Many such like remarks led the woman to accuse him of marrying her for her wealth. This argumentative beginning to their marital bliss soon deteriorated into vitriol and spite, after which the two split in very short order, fighting over money and who owned what.

     Although she had been cleaned up and now had a semblance of the fine presence she’d once had, the yawl in question being argued over simply wanted to find someone who would actually appreciate her and take her sailing, and perhaps even listen to some of her good advice along the way, although she was beginning to despair of ever enjoying this program for boat happiness with someone who knew what that was.

     At last she met him at a boatyard she had been taken to for a little cosmetic surgery where it was hoped a buyer could be found with enough money to get her off the hands of a salesman as sharp as her owners.

     Something between man and boat immediately drew the two together.

     It was instant affection. She was beautiful, and it hardly took much of an assessment below decks to convince him that she was as worthy as her looks before he’d decided she had to be his. Although his later thorough enquiries turned up all of her inglorious past he felt he had no right to hold that against her, since he was considered something of a rogue himself.

     The yawl was ecstatic when he made a deal for her—as ecstatic as he himself was over the trade he’d negotiated.

     Now she waited, readied for a holiday, as early evening came. The vague remark her skipper had made to the samoyeds about maybe somebody else coming aboard for this trip and that they might have to give up their favourite bunk for awhile had left her wondering. She hoped that she wouldn’t have to discourage the next visitor aboard as had happened with so many of the others, whom she had felt weren’t up to the standards she demanded of those who came aboard her, which demand included the skipper himself. If the new crew couldn’t put up with TJUTELA she was quite convinced that they couldn’t put up with him.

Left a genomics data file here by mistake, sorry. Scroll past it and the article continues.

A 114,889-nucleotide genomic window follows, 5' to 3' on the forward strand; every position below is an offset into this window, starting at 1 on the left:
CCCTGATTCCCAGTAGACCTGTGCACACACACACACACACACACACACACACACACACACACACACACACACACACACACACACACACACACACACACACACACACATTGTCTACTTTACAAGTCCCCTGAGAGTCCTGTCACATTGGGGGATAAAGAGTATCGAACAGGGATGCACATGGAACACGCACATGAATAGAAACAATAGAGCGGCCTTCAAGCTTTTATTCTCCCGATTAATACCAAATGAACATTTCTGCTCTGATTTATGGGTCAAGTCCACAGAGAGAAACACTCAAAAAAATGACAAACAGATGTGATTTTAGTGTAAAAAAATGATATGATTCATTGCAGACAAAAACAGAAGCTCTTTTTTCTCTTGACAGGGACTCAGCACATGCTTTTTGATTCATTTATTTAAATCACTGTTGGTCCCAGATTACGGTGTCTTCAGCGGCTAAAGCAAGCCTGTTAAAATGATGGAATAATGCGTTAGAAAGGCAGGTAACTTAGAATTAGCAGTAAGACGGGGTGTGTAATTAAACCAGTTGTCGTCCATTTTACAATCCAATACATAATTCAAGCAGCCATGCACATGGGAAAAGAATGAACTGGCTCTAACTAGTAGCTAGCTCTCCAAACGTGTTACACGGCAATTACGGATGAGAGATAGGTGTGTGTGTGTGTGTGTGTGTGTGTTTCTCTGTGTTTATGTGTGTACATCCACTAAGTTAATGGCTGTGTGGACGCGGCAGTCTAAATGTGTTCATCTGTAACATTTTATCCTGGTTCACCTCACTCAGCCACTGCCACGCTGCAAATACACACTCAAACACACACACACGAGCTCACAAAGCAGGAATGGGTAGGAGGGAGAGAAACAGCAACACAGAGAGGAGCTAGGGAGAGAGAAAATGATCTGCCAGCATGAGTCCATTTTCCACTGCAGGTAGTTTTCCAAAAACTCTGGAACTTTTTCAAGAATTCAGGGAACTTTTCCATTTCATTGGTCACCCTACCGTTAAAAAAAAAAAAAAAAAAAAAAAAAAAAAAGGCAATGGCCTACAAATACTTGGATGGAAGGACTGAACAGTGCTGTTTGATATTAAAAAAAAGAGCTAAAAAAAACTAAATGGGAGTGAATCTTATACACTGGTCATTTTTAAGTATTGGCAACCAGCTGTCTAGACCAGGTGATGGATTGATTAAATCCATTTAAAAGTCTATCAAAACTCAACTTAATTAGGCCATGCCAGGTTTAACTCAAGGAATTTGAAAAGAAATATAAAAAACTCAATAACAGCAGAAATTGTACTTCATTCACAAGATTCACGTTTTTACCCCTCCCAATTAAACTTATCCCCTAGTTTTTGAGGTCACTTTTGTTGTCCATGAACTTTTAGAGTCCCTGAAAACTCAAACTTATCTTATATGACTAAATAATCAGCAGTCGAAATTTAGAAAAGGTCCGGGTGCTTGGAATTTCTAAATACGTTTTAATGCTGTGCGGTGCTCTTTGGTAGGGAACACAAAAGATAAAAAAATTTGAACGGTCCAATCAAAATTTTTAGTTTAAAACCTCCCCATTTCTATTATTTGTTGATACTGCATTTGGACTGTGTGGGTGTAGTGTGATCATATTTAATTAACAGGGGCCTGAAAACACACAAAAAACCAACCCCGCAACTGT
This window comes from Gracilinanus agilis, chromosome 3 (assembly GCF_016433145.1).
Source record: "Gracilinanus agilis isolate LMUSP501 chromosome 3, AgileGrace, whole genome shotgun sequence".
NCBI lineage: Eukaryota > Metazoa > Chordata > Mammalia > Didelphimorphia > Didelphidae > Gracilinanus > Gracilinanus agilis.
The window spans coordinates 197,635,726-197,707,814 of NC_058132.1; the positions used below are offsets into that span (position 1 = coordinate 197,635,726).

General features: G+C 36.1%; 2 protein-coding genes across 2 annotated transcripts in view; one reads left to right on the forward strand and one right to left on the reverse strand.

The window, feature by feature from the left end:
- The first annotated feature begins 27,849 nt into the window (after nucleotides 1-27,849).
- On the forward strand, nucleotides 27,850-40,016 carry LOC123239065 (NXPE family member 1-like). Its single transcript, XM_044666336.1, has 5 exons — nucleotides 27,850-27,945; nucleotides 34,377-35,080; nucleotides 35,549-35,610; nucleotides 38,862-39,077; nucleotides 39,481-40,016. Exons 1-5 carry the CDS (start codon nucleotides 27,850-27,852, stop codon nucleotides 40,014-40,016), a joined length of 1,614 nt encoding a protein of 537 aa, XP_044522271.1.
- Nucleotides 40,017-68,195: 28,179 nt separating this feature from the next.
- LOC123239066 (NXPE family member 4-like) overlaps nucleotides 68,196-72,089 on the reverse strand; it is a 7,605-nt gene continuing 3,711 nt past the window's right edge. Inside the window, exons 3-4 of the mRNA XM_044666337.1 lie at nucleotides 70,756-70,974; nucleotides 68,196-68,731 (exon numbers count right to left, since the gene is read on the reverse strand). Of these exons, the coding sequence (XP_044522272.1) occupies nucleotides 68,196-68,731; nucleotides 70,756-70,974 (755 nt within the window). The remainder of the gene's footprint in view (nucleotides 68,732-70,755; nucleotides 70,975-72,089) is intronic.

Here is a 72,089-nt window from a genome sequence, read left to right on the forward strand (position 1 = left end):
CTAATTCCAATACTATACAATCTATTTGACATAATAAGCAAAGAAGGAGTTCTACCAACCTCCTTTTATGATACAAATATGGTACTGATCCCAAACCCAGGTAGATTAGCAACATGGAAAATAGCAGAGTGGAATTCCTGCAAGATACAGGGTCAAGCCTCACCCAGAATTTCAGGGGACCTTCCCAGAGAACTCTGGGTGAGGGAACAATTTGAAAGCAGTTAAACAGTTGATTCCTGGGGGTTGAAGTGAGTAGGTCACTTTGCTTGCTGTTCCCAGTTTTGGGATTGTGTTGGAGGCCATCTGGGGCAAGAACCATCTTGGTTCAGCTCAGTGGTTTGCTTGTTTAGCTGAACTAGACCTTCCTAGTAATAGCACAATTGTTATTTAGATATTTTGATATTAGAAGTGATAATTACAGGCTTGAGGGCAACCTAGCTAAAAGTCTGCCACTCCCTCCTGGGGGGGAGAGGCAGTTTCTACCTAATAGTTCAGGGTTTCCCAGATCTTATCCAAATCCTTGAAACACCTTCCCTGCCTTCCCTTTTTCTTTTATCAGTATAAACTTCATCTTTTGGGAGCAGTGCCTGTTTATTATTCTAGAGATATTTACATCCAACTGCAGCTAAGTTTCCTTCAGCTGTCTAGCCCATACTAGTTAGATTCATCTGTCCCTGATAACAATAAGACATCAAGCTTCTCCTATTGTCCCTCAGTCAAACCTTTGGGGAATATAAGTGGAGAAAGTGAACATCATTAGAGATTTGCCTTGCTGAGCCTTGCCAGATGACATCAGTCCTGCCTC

- - -

David took a sip of his madeira and told Edith Godwin,

     “I’m all set Gram, and I’m sure looking forward to this trip. That little touch-down when I took Rose and Armand back sure whetted my appetite for more.”

     “It’s about time you took a holiday,” she smiled as she poured tea, “You really have been keeping your nose to the grindstone lately.”

     “Yuh, not too much of it left,” he agreed. “Maybe I need to grow it back by sticking it into somebody else’s business. I probably shouldn’t but—do you think you could find out where Howie is tonight?”

     The question surprised her. She put down her teapot and regarded her grandson with more than a little curiosity.

     “Why the sudden interest in your young brother at this late hour in your plans?” she asked.

     “Not sudden,” David answered, “Ongoing. I thought he might like to take a sailing holiday with me.”

     Edith shook her head at that reply.

     “How many times have you asked him to go with you somewhere and how many times has he said no?” she asked.

     “Well, that’s a lot for him and zero for me, but I thought this time I’d change my tactics if not his mind.”

     “You’re up to something,” she observed with certainty.

     “Yeah,” he grinned, “I thought I’d him sail him off to the Bay with me where the most he can get into is some home-made beer and some good people. Sort of away from all the problems and temptations he’s embroiled in now. Maybe he can work off some of his misdirected energies without hurting himself—or anybody else for that matter. I don’t like the direction of the path he’s headed down, so, who knows? He might even like this one instead.”

     Edith added lemon to her tea before replying,

     “None of us like it, but it’s his life in spite of our opinions and leverings.”